In my earlier post, The Honest Truth About Your Partner’s Anger Issues, I talked about how to tell the difference between abusive anger and healthy anger. If you haven’t read that make sure you do because it will help you understand that there is such a thing as healthy, honest anger which deepens intimacy in loving relationships.
In a healthy relationship, you would with your partner, be able to express your feelings openly. You would say what bothers you about what is going on or what happened. If it got too heated, you’d take time out, go for a walk, focus on your breathing, and agree to meet again at another time to work through the issues. Suppressed anger wouldn’t feature.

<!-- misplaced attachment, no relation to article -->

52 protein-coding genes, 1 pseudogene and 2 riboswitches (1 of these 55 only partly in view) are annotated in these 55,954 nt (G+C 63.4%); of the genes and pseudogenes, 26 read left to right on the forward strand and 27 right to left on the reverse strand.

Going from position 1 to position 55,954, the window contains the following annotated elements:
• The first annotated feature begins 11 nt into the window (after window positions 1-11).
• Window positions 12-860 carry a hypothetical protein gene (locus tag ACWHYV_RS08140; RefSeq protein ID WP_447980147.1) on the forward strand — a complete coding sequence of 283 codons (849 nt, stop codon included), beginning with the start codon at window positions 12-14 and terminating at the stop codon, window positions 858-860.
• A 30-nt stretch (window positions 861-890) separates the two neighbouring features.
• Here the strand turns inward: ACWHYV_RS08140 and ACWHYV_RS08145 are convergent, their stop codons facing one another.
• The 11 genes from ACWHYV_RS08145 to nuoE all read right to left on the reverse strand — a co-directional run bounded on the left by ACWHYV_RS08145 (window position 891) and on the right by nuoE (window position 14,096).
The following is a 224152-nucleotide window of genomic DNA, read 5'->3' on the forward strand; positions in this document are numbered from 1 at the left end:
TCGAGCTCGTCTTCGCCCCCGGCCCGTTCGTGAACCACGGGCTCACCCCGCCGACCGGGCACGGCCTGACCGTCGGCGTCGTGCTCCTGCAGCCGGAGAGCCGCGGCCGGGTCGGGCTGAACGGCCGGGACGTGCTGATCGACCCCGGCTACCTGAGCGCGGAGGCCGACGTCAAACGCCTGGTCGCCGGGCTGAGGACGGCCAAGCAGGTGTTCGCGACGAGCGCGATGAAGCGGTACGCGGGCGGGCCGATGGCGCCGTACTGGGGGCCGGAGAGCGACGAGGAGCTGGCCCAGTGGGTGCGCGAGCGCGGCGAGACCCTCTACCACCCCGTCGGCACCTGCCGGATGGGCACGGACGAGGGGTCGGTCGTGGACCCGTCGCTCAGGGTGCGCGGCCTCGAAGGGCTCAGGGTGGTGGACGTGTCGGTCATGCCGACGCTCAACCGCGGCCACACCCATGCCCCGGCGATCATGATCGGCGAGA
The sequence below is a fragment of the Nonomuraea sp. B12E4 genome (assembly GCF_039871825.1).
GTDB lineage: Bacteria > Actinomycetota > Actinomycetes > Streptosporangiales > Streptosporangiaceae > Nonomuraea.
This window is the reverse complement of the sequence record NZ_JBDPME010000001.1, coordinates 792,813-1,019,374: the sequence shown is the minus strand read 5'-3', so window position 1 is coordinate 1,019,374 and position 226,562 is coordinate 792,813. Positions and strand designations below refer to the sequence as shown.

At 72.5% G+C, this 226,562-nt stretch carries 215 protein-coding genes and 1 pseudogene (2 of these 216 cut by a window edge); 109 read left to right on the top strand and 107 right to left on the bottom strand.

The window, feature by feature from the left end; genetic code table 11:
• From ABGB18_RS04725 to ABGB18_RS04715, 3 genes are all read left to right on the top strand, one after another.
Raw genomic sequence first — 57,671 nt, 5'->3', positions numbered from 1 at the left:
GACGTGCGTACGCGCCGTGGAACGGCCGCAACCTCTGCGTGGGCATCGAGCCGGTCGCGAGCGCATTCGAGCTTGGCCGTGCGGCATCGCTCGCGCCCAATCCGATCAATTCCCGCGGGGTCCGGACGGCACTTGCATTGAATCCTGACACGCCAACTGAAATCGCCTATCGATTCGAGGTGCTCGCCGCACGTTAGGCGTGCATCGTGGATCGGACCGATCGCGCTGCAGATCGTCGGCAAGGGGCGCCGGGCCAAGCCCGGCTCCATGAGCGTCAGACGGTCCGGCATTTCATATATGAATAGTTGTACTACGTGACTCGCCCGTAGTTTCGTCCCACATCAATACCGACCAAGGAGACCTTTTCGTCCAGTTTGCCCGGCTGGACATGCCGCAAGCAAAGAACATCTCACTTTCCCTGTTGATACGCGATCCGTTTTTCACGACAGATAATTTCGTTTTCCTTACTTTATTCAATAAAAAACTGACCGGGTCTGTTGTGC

When you can manage conflict, you meet each other’s basic core needs. You’re both saying, “I accept you for who you are. I appreciate your point of view. I am willing to pay attention to you.”
Anger Is A Dangerous Tool
In narcissistic and emotionally abusive relationships, anger is a tool used to control and silence you.
Maybe you find yourself avoiding conflict and not expressing anger in your relationship because it doesn’t feel safe. So you keep quiet. You bite your tongue and stuff your anger back inside you so that the relationship survives.
Your silence will not protect you. Audre Lorde
Some women protest that they are very vocal, saying “I pushed back.” or “I told him.” or something else similar. But usually in these cases what they are silent about is the actual hurt and pain that they are feeling. What comes out is a list of instructions and complaints.
Either way, there is a silencing of the self.
Or if you do find your voice there is so much suppressed anger that you become sarcastic, tell double-edged jokes at your partners’ expense, blame, tease, keep bringing up old resentments or explode.
Anger The Emotion